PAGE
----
The ability to process sensory information deteriorates, causing agnosia, a disorder in perception. Unable to comprehend the meaning of what they see, people with agnosia may run into furniture. They may believe a spouse is an impostor, become frightened by ordinary sounds, or fail to recognize their own reflection in a mirror. Agnosia can contribute to inappropriate behavior, such as urinating into a wastebasket.
The inability to perform basic motor skills such as walking, dressing, and eating a meal is known as apraxia. This is quite different from weakness or paralysis caused by a stroke. A person with apraxia has literally forgotten how to perform these activities. Usually, apraxia develops gradually, but in some cases, it begins abruptly. Apraxia may first be evident in fine hand movements, showing up in illegible handwriting and clumsiness in buttoning clothing. Everyday skills like using a phone or switching channels on a TV set may disappear. Eventually the ability to chew, walk, or sit up in a chair is lost.
Troublesome changes in behavior are a common feature of the disease. Examples include being stubborn, resisting care, refusing to give up unsafe activities, pacing or hand-wringing, wandering, using obscene or abusive language, stealing, hiding things, getting lost, engaging in inappropriate sexual behavior, urinating in unsuitable places, wearing too few or too many clothes, eating inappropriate objects, dropping lit cigarettes, and so on. A particular behavior can disappear as a patient's abilities further deteriorate (for example, verbal abuse declines as aphasia progresses), only to be replaced with new problems.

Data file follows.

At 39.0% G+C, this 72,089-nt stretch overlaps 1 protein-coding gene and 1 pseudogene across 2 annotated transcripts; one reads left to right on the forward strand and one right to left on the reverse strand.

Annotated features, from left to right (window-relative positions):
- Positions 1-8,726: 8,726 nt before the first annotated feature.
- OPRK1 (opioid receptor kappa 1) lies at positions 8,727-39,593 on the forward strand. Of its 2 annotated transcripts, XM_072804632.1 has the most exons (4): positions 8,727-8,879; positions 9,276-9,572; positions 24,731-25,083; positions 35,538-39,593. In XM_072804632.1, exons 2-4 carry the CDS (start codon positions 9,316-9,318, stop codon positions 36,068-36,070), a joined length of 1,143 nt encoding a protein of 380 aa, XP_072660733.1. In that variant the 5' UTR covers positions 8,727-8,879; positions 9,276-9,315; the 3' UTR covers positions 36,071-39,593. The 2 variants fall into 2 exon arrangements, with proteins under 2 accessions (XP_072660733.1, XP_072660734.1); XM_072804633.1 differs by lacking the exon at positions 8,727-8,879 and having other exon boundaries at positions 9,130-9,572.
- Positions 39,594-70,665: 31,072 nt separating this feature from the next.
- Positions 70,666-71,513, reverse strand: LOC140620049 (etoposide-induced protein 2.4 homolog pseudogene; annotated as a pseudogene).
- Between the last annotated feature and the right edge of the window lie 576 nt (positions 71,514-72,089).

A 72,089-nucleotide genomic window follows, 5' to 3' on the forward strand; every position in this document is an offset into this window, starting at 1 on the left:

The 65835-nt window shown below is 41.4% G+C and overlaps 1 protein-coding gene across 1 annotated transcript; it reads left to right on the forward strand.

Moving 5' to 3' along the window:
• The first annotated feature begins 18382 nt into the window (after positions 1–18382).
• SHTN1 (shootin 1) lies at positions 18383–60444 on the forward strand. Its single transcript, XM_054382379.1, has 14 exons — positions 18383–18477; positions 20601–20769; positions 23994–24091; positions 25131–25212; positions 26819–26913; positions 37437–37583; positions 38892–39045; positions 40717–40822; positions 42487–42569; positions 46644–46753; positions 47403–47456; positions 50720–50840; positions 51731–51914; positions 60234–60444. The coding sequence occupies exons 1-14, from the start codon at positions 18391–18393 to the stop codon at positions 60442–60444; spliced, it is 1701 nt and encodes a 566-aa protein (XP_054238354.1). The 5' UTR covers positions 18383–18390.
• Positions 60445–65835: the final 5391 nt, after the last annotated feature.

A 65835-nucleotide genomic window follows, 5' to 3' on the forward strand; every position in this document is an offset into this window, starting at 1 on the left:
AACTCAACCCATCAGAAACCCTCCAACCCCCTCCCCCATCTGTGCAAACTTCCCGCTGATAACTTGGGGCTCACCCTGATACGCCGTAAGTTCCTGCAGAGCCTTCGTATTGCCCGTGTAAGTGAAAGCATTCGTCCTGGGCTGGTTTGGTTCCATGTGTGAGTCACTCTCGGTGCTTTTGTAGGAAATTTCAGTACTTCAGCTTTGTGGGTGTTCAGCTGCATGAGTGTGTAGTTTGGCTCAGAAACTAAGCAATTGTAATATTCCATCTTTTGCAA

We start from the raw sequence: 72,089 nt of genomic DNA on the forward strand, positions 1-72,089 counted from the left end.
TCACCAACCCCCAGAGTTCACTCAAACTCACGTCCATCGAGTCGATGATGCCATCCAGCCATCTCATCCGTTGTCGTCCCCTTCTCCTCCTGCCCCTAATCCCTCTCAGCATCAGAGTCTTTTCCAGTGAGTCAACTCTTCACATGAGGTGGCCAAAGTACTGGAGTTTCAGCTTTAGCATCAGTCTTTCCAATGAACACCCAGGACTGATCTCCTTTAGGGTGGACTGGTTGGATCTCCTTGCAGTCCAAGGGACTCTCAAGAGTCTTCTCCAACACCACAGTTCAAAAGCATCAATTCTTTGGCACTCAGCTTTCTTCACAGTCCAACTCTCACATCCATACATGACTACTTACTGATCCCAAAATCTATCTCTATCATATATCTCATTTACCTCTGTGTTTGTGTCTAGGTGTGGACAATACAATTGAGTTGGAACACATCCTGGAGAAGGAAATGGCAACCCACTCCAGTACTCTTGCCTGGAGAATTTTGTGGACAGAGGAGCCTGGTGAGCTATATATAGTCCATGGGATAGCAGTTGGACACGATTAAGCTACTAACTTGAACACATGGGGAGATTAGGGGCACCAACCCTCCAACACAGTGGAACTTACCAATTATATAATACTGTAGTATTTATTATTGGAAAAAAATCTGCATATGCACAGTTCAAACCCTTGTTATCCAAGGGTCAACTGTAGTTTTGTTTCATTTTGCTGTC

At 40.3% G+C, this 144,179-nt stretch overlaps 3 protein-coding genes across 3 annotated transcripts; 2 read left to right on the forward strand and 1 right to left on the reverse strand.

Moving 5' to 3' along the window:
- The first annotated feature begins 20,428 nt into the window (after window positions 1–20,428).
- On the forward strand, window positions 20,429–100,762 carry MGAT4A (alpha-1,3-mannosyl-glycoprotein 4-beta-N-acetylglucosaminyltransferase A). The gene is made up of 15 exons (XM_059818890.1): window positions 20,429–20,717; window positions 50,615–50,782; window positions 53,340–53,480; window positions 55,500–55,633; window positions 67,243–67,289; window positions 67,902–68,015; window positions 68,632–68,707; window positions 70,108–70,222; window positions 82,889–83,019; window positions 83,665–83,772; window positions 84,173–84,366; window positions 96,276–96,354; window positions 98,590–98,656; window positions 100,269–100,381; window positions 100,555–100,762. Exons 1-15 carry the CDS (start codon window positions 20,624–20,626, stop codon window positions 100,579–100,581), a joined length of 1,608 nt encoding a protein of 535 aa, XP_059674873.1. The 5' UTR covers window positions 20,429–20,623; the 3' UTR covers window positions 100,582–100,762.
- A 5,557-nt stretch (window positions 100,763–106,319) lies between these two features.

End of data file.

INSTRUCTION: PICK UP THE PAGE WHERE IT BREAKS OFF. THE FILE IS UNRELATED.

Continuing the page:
A strong emotional response to a minor problem is another symptom of the disease. Catastrophic reactions can involve crying inconsolably, shouting, swearing, agitated pacing, refusing to participate in an activity, or striking out at another person. The usual triggers include fatigue, stress, discomfort, and the failure to understand a situation. Essentially, a catastrophic reaction is the response of an overwhelmed, frightened person who feels cornered and is trying to protect himself or herself. The behavior is caused by brain dysfunction and is mostly beyond the person's control.
This term refers to behavior problems that worsen in the late afternoon and evening. No one knows exactly why sundowning occurs, though there are several theories. Because people are tired at the end of the day, their tolerance for stress declines, and a minor problem can generate a major outburst. An already confused person may be overstimulated when several people are in the house, dinner preparations are under way, and the television is on. Dim light may also contribute to a person's misinterpretation of visual information.
Roughly four out of 10 people with Alzheimer's disease will experience psychosis, which is marked by recurring delusions or hallucinations. While this most often occurs in late-onset Alzheimer's and appears to run in families, specific genes associated with it have not yet been pinpointed. The disordered thinking that prompts delusions and hallucinations occurs sporadically, which tends not to be true in other forms of psychosis.
A woman troubled by delusions might call the police to report strangers in the house, talk to herself in the mirror, or talk to people on TV. Hallucinations are often visual — seeing jagged rocks or water where floorboards actually are — but may be auditory (phantom voices), as well.